One design dinghyr
My own recent experiences racing a Tasar dinghy with my wife were often humbling. But I'm now an even better sailor because of those mind-expanding, ego-deflating moments. If you came to sailing late and your first boat was a 28-footer or a 34-footer, do yourself a favor. Buy, rent, borrow or steal a planing dinghy and go out and put yourself at the low end of the learning curve. You will never regret it, at least not once you dry out.
Maybe the trick is to buy a Vanguard Vector for your kid. Let him go out and learn the boat. Then, when your kid has mastered whatever is needed to keep the Vector upright, you agree to go along as crew.
Better yet, you drive and let your kid go through the athletics of keeping the boat on its pointed little feet. Before long you will have mom out on the trapeze and you will be sitting back tiller in one hand, mainsheet in the other hollering as you blast-reach on a full plane into the marina.
The first thing you need to master with the Vector is how to keep it from capsizing while it sits at the dock. It's hard to look cool while your boat is laying sideways. (I never actually had this happen with my Tasar, but there were moments when I uttered the universal sailor's prayer, "Holy #$%!" as I struggled to belly crawl my way to the dock from a less than stable platform.) The Vector is a light and lively 200 pounds, and you had better keep one hand on the shroud if you want to keep it in a dignified position before shoving off.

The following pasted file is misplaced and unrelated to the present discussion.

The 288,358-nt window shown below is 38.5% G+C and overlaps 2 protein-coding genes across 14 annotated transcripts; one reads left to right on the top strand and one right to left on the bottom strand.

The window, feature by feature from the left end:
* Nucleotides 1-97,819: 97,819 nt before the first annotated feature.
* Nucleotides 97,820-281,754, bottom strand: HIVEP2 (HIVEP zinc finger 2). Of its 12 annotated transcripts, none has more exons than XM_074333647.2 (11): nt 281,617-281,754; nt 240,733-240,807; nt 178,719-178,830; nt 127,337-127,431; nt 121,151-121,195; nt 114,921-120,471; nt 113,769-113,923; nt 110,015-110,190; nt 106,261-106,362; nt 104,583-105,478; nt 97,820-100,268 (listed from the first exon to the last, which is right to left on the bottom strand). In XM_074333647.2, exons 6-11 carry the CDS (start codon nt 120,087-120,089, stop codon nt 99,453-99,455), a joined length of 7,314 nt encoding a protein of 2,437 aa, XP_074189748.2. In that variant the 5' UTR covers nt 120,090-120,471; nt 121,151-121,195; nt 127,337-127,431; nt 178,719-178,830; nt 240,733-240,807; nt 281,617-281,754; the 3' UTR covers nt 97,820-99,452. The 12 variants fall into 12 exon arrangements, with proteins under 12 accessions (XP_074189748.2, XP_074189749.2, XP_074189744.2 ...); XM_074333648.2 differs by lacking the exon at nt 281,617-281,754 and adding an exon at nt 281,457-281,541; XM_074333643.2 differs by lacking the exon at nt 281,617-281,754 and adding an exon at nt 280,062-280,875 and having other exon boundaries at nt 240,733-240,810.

Once you're on your way and finished short-tacking through the cut to open water, you finally begin to relax. Now you can get that mainsheet adjusted so the boom is over the quarter. Your mate has finally made it all the way out in the trapeze, and the jib is actually in and not just happily flapping away. Your Vector is beginning to accelerate. For pretty much for the first time the boat is under your control. Hardening up slightly you begin to find some real enjoyment. The boat even feels kind of stable as long as your crew adjusts his position to the changing heel angles. It wants to go in a straight line so you can stop worrying about steering and study your mainsail shape. Maybe it's time to ooch yourself out onto the trapeze so you can sheet in the rest of the main.
Then, finally, you are out on the wire and looking back at the boat almost like you are an observer of the whole thing. You're out here. The boat is down there. You can actually watch the boat move through the water from a removed perspective.
Bearing off you extend the bowsprit and the chute goes up. Then you sheet in the big sail and your Vector accelerates a little quicker than you had in mind. But the funny thing is that as the boat picks up speed things begin to settle down even more. The faster you go the more stable the Vector feels. Before you can say "Uffa Fox" you are planing off on what has become a beam reach.
Back at the marina entrance you look at your mate and after figuring out how to get the chute down you harden up and head up the bay again for another couple more tacks that will take you far enough upwind to get the chute up again. It's wet, it's scary at times, but it sure is fun and you can look right down your nose at the couple in the 35-footer with the jib halyard wrapped around the headstay and three fenders dangling. Who cares if you capsize the Vector at the dock a couple of times as you unrig the boat. You've earned the right to laugh at yourselves.